Friday, May 15, 2015

Saturday, May 09, 2015

Thursday, March 26, 2015

An interesting application of the anthropic principle to inflationary cosmology. I'm impressed with the successful "predictions" of the cosmological constant. Note that the "multiverse" involved here is not the "many worlds" of the Everett interpretation of quantum mechanics nor a space of theories like the string theory landscape. It's just a universe with different regions---"bubbles"---expanding differently.

It would nice to explain why the cosmological constant is what it is. Yet, no one tries to explain why the earth's orbital radius is what is beyond saying that it needs to be roughly what it is to support life. Where does this analogy break down? We have observed many other, apparently lifeless solar systems; it is possible but improbable that we might someday find indirect evidence for a bubble beyond our own in the cosmic microwave background.

Wednesday, March 25, 2015

Until I read this recently, I didn't realize that the Bohmian interpretation of quantum mechanics had been successfully extended to special relativity and field theory. As even staunch proponents of the Everett "many worlds" interpretation admit, the Bohmian and Everett interpretations are observationally equivalent. So, which is preferable, a theory of one universe with non-locally interacting particles and a locally evolving wave function, or a theory of a multiverse with just a locally evolving wave function? I'm now strongly in favor of the Bohmian option.

Tuesday, March 24, 2015

Loosely related to my previous post, consider the following evaluation of Vancouver's trend of wealthy foreigners buying homes in the city.
[W]hen highly educated folks making six figures still can’t afford to live in your city (and it takes over an hour’s commute to get to downtown from slightly more affordable areas), you simply don’t have the conditions to grow a knowledge economy....

Entire downtown neighbourhoods and chunks of the west side are growingly becoming ghost towns as permanent residents are replaced with investors who don’t occupy their units....

A massive capital injection from abroad makes Vancouverites feel wealthy, while the city is in no real terms wealthier. Talented people continue to leave and with them the future of our city.

Monday, March 23, 2015

Regarding (presumably pie-in-the-sky) discussions of radical tax reform, I find it helpful to focus on real resources instead of dollars.

For example, imagine a radical 100% tax on all personal wealth over $1M that is not charitably donated. Food is cheap, millions of people in the world are hungry, and there's a lot concentrated personal wealth we could throw at the problem. There exist Bill Gates, several other billionaires, and many millionaires. Yet, if all of Gates' wealth is redirected toward immediately feeding the hungry, where do all the bags of grain come from? The Gates mansion does not have that much food in it. The bags of grain come from a combination of many people and animals eating less grain and of farmers producing more grain (and of more people working on farms instead of elsewhere, and of more raw materials being used to build farm equipment, fertilizer, pesticides, and the like, instead of other things, and of more fuel, water, and electricity being used by farms, and...)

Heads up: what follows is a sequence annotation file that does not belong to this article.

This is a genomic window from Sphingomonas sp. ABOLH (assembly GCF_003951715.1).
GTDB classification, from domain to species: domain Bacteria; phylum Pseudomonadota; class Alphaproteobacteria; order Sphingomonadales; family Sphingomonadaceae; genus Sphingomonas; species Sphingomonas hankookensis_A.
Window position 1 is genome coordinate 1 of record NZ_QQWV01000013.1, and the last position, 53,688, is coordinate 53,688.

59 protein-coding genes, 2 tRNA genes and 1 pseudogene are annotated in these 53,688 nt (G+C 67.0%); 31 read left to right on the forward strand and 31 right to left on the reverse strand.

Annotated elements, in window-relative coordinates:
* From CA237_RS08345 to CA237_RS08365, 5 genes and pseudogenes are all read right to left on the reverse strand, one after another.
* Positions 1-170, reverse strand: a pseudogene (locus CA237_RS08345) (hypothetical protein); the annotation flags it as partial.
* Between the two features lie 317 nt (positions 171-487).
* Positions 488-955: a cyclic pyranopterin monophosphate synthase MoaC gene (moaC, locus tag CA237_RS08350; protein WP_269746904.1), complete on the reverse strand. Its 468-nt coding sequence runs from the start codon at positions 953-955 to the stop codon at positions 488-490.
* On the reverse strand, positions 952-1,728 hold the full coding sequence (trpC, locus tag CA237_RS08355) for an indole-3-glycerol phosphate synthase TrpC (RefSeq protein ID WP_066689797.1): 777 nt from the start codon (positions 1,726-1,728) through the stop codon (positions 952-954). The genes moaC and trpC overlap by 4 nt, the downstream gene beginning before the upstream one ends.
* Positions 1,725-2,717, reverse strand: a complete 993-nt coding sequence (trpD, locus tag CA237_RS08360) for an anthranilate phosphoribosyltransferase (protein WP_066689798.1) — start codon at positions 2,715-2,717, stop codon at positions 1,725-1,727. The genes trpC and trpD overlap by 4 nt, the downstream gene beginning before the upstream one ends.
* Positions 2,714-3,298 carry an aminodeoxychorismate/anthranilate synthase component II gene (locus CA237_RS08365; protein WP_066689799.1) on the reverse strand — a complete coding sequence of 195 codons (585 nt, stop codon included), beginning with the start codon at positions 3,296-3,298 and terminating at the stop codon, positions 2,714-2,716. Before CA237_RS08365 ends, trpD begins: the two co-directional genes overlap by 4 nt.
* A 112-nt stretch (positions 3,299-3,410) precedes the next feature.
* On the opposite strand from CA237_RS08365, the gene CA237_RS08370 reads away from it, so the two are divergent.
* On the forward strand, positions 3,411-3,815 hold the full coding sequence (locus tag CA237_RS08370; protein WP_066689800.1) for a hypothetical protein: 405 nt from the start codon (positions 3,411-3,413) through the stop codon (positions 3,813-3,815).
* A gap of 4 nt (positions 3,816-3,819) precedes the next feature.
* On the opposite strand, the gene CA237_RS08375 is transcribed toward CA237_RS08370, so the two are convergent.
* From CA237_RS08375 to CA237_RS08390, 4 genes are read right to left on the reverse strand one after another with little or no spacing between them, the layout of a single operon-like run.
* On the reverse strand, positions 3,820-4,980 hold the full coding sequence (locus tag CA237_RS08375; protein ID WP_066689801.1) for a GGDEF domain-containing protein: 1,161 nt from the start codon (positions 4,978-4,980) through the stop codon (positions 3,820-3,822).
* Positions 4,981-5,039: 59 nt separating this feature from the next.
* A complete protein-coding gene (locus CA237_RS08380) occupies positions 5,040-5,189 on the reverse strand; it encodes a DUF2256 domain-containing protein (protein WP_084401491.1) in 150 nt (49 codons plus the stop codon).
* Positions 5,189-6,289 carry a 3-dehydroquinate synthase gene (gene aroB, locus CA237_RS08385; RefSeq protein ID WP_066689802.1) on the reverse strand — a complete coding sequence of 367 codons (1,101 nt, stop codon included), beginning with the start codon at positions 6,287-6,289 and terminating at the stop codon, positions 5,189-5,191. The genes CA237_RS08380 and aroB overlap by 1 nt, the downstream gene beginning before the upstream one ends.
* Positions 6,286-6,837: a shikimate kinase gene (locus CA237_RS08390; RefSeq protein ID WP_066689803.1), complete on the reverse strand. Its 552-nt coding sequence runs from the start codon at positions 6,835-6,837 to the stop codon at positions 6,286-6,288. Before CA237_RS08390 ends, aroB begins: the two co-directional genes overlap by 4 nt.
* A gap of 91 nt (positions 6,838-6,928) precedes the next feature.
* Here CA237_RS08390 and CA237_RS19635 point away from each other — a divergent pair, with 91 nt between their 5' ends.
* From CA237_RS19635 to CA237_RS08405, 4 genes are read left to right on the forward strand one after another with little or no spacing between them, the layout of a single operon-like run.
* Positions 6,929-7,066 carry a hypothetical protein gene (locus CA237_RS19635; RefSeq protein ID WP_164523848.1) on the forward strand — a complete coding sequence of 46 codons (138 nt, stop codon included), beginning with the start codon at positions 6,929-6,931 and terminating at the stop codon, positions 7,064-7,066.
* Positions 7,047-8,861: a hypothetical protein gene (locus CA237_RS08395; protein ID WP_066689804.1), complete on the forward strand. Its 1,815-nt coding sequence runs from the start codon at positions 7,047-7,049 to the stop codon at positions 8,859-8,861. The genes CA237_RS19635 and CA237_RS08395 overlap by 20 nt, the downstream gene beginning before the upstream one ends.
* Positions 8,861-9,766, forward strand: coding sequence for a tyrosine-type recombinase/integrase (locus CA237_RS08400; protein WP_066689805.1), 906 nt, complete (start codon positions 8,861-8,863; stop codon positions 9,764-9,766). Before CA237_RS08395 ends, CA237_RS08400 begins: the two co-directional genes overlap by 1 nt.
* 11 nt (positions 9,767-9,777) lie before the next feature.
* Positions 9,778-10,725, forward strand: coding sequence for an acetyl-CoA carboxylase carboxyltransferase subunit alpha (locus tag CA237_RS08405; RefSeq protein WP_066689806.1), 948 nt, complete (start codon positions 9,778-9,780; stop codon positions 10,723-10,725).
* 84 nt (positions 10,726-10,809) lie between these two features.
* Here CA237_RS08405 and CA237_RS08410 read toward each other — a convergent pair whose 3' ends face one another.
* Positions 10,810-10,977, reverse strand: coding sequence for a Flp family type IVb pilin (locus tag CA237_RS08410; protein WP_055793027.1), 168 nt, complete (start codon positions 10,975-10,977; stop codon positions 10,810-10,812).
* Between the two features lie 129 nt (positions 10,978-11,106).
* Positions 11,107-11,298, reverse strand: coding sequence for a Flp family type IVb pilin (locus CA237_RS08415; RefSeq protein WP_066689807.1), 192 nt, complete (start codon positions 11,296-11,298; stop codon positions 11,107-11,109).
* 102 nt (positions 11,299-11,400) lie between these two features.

Generally speaking, taxes do not take away real resources from wealthy people, except to the extent that it reduces wealthy people's consumption of goods and services. What matters is consumption. Moreover, personal wealth taxes can be evaded by creating a corporation structured so that you tightly control it and "investing" your personal wealth in this corporation. If the government also heavily taxes corporate wealth, then (along with many other crazy changes) almost everything will end owned by "non-profits" that pay their executives fat salaries and "re-invest" most of their remaining net income in things like comfort, prestige, and power. Exhibit A is all the money universities and hospitals pour into their campus buildings and grounds.

As folks like Scott Sumner keep saying, let us tax consumption alone. Replacing all income taxes with a value-added tax (VAT) does this. Less radically (for the US), instead of taxing personal and corporate income as we do now, the Internal Revenue Service could tax personal income minus personal savings. Your capital gains, dividends, and interest income should not be taxed, but your negative savings, i.e., net withdrawals from their savings/brokerage/etc accounts should be taxed.

Morally speaking, if a rich man lives a modest lifestyle, why should he be more than modestly taxed? How is his net worth, his labor income, or his capital income morally relevant? If someday the rich man exercises his option to live lavishly, only then tax him lavishly.

From another angle, why tax my dividends at one rate and my wages at another? Tax $1K income saved at 0%, regardless of where it come from. Tax a person's Nth $1K of annual consumption spending at a progressive rate r(N). Yes, there will still be tax deductions and tax credits that complicating things, but equalizing tax rates across income sources is still a nontrivial simplification.